New Year’s Eve, 2013. Hard to believe time is going by so fast – and anyone who chances to read this is likely thinking the same thing. It’s been five years since I took out my public license, and the numbers have gone steadily in the right direction. This past year was my best so far, and I’m confident next year will be better – perhaps much better. I had my first runners as a public trainer in September of 2008. I had only four horses in the yard, and we finished the year with two wins, seven places and 45,527 euros in earnings. In 2009, my first full year, we had five wins and 16 places for 90,930 in prize money. This year we had seven wins and 34 places for earnings of 238,141 euros. We have retained a faithful core of owners who have been with us since the beginning, and attracted new faces to the game. Everyone seems to appreciate the small, friendly ambience of the yard, and many of my owners have become friends – not just with me, but with each other. A few have dropped away, but that is inevitable. We wish them well and forge ahead.
Enough with the serious stuff. With a hat-tip to one of my favorite humor writers, Dave Barry, I’ve decided to try to undertake a short Year in Review, with the highlights – and the lowlights – month by month. I hope you all take this in the spirit it was intended.
January: Gorki Park becomes our first runner of the New Year, with a less-than-inspiring 10th place in Deauville. Magical Flower, on the other hand, shows a talent for sprinting and starts, miraculously, to make money. Blue Lilac starts off a short and fruitless racing career. She has many talented relatives, but sadly seems not to have inherited any of it herself. We move the crew south to Cagnes sur Mer, escaping Maisons-Laffitte just as the entire training center freezes solid. Those left behind are not amused to see us on Equidia, sunning ourselves next to the Mediterranean as Eternal Gift, Magical Flower and Deep Ocean all bring home checks.
I turn 50, and another trainer who thinks they know me better than they do decides to hire a stripper for the occasion. A good time was not had by all, but mercifully, the many cell-phone videos that are taken that night seem not to have made their way to wider distribution.
February: We start off the month with a road trip to Marseille, only to find that the racing actually takes place in a glorified bull-ring. Unless you have an inside draw, you’re cooked. Eternal Gift is drawn wide, and is not amused. Neither are we. Back to Cagnes, where Deep Ocean, Grey Falcon and the ill-fated Blue Lilac all run disappointingly. We decide it’s the jockeys’ fault and head to the bar for a mojito or three. Magical Flower saves the day with a come-from-behind win no one saw coming. We have more mojitoes, and decide we are in love with this jockey. Gorki Park shows signs of understanding the game, Blue Lilac shows no sign of understanding, Grey Falcon just gets prettier in the sun, many owners come to visit and many more mojitoes are drunk. I learn to drive trotters.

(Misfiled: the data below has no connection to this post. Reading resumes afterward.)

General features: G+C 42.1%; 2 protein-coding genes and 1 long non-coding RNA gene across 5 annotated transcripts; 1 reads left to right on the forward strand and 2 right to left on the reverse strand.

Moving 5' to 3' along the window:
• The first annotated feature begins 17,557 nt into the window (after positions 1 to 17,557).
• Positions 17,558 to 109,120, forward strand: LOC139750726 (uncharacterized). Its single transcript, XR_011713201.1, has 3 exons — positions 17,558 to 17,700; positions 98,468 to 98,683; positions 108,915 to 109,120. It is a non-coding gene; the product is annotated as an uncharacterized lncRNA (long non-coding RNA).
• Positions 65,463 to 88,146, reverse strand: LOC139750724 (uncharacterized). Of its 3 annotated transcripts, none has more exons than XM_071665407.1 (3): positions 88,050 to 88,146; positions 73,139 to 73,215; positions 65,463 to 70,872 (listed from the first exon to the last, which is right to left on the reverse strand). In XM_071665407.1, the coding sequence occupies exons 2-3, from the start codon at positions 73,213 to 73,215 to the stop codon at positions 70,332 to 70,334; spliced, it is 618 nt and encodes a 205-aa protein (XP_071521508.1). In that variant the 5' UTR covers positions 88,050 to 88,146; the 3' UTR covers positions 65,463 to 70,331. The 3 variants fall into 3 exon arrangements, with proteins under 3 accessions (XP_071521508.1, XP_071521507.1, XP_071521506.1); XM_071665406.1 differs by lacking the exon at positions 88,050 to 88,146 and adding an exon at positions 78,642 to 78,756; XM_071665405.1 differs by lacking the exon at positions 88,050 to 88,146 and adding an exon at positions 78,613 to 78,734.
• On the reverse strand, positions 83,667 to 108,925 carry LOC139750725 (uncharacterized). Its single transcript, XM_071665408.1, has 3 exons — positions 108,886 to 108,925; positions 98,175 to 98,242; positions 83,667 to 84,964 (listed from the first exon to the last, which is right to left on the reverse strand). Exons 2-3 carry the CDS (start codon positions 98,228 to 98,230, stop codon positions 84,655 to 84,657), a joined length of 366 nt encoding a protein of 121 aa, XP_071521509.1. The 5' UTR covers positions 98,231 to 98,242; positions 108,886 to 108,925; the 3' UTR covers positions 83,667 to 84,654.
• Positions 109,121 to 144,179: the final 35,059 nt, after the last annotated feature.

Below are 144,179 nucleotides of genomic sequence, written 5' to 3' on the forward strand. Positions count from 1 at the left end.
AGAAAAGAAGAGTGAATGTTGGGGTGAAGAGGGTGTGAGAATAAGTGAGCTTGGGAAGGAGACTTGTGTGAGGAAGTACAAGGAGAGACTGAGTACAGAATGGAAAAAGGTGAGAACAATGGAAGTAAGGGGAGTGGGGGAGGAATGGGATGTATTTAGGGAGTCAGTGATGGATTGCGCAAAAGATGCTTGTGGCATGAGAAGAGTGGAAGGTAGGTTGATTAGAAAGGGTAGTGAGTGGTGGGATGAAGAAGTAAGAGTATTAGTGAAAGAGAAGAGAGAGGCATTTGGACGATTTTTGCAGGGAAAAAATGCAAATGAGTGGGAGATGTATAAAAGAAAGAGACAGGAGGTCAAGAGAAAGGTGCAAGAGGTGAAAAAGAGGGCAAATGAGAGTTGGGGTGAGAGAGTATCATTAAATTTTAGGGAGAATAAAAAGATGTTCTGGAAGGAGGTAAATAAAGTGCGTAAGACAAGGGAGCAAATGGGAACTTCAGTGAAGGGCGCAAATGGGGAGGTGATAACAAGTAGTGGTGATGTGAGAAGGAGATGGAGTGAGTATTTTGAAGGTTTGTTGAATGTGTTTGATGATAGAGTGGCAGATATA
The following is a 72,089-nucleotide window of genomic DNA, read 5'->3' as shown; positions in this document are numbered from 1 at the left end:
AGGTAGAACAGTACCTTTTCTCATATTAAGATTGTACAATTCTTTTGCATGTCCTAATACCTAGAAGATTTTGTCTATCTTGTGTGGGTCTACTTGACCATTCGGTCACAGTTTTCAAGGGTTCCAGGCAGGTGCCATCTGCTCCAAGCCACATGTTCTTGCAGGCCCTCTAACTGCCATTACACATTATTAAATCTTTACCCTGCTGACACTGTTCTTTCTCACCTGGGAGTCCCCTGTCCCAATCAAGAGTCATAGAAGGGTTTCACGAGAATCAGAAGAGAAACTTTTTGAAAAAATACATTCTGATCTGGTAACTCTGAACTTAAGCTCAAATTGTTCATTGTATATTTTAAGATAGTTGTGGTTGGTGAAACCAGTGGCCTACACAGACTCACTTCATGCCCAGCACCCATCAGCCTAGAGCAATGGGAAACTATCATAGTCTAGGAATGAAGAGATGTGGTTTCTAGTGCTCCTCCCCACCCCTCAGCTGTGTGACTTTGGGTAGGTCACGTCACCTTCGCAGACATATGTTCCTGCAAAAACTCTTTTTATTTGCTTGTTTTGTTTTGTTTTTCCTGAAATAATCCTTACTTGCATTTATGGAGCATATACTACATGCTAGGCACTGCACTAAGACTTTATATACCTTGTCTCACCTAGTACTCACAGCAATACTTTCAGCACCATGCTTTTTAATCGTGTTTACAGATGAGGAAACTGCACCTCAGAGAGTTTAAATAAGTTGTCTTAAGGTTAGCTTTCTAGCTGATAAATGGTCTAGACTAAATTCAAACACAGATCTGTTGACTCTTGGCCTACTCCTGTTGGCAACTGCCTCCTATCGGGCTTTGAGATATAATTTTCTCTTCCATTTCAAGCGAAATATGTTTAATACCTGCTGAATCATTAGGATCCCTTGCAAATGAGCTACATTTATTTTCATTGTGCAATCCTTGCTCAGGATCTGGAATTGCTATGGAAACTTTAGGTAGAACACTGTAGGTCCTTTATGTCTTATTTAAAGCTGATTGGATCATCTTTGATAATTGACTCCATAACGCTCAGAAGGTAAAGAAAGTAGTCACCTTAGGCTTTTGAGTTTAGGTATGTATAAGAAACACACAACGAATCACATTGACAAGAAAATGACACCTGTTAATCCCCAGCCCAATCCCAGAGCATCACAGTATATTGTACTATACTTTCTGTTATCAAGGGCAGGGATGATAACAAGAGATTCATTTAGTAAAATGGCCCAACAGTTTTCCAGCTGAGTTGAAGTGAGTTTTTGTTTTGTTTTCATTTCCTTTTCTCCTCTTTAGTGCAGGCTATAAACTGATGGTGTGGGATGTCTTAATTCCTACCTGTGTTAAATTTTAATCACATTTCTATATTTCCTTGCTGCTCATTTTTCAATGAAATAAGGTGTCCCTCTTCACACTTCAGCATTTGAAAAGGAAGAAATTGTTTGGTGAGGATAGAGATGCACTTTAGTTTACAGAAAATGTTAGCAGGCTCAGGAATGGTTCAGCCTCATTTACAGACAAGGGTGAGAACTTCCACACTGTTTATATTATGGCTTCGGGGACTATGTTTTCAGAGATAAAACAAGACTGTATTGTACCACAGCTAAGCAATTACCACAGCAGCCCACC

Santarini comes up with a chip in her right knee. So the vet clinic operates – on the left one. The following week they correct their mistake, so we get a two-for-one deal. When we pack up to go home, we leave Santarini behind to recuperate, and Blue Lilac behind to try her luck with another trainer. On the way back to Maisons-Laffitte, we make a stop in Lyon, where Deep Ocean returns to his winning ways.
March: Deep Ocean seems to like Lyon, so we no sooner get settled back in Maisons-Laffitte than we put him on a truck and head back in the same direction. Deep wins his second handicap in a row, and his owners think I am a miracle worker. I smile, toast the victory and enjoy the moment, which I know can’t last. Deep is riddled with arthritis and is operating at the limits of what he can do. I have explained that to his owners many times, but flush with victory, they are busy booking their table on Arc day completely over-estimating the situation. Eternal Gift and Gorki Park go to Amiens and find they don’t like it there. Eternal Gift asks to be relieved of the burden of manhood. We grant his request.
Magical Flower comes back from Cagnes with a slight suspensory injury, which wouldn’t necessarily have been career-ending, but we decide she’s rather be doing something else, preferably in the reproductive department. She meets the man of her dreams in Kendargent, and gets in foal on the first jump. We are not surprised.
April: Grey Falcon keeps getting prettier but not any faster. Gorki Park, on the other hand, comes into his own, just missing victory at Longchamp. Deep Ocean is forced to step up in class to the big Quinte-Plus handicaps, and starts what turns out to be a string of fourth-place finishes. His owners are starting to get unhappy with the situation, and I’m starting to think Deep’s best days are behind him. I claim Gold Knight for new English owners. It seemed like a good idea at the time…
May: Gorki Park finds the winner’s circle at St. Cloud and follows it up with a third at Longchamp a two weeks later. He’s definitely hit his stride. Grey Falcon comes around, too, missing victory by only a nose in Angers. Gold Knight, on the other hand, runs a clinker at Chantilly and buyer’s remorse starts to rumble in the back of my stomach.
June: Eternal Gift runs his first race as a gelding and finishes dead last, having slowed down in the final turn to look for his missing equipment. Gold Knight continues to disappoint, although I can’t find anything actually wrong with him. Hard Way makes his seasonal return out in the country in Durtal, taking Grey Falcon along for company. The Falcon takes another check, and Hard Way runs a respectable 6th; the race is too short for him, and the jockey takes nearly a lap to pull him up. Deep Ocean runs fourth again. Owners grumble. Gorki Park finds another paycheck in Chantilly and Eternal Gift starts to forget his past life, getting up for fifth in Amiens.